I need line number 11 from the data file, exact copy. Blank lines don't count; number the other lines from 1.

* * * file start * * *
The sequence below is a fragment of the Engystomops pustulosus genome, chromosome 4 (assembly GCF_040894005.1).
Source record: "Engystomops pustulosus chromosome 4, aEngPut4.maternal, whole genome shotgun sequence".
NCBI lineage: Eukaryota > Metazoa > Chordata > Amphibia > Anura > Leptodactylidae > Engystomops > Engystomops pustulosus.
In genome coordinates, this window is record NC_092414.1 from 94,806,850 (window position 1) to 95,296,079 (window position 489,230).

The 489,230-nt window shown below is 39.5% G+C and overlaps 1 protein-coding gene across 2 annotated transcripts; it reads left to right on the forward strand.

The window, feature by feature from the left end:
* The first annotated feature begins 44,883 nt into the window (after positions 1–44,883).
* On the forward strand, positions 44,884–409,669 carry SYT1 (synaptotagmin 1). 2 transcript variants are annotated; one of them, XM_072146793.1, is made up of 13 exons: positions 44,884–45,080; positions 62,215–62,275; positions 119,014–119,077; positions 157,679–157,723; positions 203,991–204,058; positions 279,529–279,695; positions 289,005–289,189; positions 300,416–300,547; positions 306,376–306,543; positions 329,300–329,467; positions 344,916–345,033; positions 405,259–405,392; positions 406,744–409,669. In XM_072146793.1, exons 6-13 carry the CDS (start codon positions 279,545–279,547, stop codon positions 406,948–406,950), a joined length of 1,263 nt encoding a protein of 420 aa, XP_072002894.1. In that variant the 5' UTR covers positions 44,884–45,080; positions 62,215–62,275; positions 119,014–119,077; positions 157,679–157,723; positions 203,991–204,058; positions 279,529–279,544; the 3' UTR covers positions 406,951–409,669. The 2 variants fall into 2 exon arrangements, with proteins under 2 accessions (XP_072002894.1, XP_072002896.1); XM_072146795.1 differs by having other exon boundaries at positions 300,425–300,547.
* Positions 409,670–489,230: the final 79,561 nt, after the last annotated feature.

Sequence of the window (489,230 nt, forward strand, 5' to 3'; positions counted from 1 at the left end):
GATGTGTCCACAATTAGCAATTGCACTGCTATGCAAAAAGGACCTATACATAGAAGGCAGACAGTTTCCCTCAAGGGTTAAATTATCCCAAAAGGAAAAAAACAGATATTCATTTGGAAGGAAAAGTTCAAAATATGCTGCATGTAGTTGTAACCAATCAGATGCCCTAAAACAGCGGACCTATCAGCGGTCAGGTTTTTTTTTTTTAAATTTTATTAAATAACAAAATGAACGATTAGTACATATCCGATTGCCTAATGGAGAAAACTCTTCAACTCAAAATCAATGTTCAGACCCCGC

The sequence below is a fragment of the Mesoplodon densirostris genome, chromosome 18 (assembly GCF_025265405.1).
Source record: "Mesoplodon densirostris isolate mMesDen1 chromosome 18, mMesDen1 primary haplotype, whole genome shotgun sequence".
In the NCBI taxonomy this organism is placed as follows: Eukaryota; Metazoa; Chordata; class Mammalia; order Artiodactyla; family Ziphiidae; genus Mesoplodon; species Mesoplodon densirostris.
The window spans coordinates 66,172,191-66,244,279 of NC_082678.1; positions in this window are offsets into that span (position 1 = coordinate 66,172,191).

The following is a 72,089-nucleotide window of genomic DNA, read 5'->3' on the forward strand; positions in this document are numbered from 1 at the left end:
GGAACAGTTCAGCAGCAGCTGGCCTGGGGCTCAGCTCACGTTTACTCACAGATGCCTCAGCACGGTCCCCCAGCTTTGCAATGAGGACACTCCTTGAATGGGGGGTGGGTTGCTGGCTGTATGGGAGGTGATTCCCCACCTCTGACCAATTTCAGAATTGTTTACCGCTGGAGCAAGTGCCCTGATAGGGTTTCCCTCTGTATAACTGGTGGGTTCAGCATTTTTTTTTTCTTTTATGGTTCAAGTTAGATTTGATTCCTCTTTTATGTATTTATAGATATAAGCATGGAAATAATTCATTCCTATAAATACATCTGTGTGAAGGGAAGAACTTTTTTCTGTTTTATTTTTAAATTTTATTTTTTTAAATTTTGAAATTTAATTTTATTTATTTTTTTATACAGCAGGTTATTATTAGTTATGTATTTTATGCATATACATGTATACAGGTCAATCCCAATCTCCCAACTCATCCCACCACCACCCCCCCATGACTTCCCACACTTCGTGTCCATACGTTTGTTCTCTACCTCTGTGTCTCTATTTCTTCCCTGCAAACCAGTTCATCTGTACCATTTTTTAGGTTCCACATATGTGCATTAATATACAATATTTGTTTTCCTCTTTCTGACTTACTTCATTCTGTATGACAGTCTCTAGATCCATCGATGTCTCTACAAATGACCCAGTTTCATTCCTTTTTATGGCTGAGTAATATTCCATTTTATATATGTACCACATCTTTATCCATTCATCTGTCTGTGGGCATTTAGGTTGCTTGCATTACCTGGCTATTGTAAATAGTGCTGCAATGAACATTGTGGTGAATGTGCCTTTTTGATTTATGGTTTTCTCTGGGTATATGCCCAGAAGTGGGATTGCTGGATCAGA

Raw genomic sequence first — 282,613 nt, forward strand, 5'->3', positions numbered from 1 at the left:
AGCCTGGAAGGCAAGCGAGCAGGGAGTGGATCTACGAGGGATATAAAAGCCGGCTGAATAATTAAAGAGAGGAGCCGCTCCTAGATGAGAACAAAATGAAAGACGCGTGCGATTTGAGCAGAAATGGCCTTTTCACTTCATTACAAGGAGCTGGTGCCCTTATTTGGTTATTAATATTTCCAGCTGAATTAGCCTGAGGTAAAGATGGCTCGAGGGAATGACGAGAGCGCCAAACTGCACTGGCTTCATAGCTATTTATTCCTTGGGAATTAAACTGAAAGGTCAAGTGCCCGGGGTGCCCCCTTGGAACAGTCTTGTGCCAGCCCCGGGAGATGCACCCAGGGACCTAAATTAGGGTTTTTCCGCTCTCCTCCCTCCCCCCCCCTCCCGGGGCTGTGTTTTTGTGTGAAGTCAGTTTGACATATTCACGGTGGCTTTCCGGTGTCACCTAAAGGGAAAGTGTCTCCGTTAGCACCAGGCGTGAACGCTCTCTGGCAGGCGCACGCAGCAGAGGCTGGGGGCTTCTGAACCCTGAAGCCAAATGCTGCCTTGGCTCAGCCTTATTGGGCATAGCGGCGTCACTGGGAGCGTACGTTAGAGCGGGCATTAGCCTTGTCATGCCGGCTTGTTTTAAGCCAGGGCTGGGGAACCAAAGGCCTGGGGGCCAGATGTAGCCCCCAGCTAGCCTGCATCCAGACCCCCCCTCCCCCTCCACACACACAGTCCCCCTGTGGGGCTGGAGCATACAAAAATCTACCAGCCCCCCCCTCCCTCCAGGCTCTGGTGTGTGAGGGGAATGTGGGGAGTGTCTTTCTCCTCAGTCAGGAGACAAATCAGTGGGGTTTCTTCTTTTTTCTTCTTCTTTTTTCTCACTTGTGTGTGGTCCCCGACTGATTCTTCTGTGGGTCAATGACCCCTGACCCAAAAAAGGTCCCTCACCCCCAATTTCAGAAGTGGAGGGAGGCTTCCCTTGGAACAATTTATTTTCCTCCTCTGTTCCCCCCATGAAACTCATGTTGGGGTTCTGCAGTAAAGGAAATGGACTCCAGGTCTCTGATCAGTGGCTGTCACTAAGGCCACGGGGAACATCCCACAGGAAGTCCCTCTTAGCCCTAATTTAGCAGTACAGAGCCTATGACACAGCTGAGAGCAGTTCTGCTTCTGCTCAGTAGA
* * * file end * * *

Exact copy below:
GATGTGTCCACAATTAGCAATTGCACTGCTATGCAAAAAGGACCTATACATAGAAGGCAGACAGTTTCCCTCAAGGGTTAAATTATCCCAAAAGGAAAAAAACAGATATTCATTTGGAAGGAAAAGTTCAAAATATGCTGCATGTAGTTGTAACCAATCAGATGCCCTAAAACAGCGGACCTATCAGCGGTCAGGTTTTTTTTTTTTAAATTTTATTAAATAACAAAATGAACGATTAGTACATATCCGATTGCCTAATGGAGAAAACTCTTCAACTCAAAATCAATGTTCAGACCCCGC